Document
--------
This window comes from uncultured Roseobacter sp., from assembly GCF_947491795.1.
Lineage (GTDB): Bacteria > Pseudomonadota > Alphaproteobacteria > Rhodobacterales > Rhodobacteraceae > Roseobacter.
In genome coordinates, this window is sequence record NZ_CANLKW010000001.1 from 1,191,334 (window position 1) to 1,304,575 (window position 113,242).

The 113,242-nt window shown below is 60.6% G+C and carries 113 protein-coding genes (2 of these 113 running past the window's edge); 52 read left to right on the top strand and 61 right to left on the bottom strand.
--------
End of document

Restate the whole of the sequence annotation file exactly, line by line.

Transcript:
This window comes from uncultured Roseobacter sp., from assembly GCF_947491795.1.
Lineage (GTDB): Bacteria > Pseudomonadota > Alphaproteobacteria > Rhodobacterales > Rhodobacteraceae > Roseobacter.
In genome coordinates, this window is sequence record NZ_CANLKW010000001.1 from 1,191,334 (window position 1) to 1,304,575 (window position 113,242).

The 113,242-nt window shown below is 60.6% G+C and carries 113 protein-coding genes (2 of these 113 running past the window's edge); 52 read left to right on the top strand and 61 right to left on the bottom strand.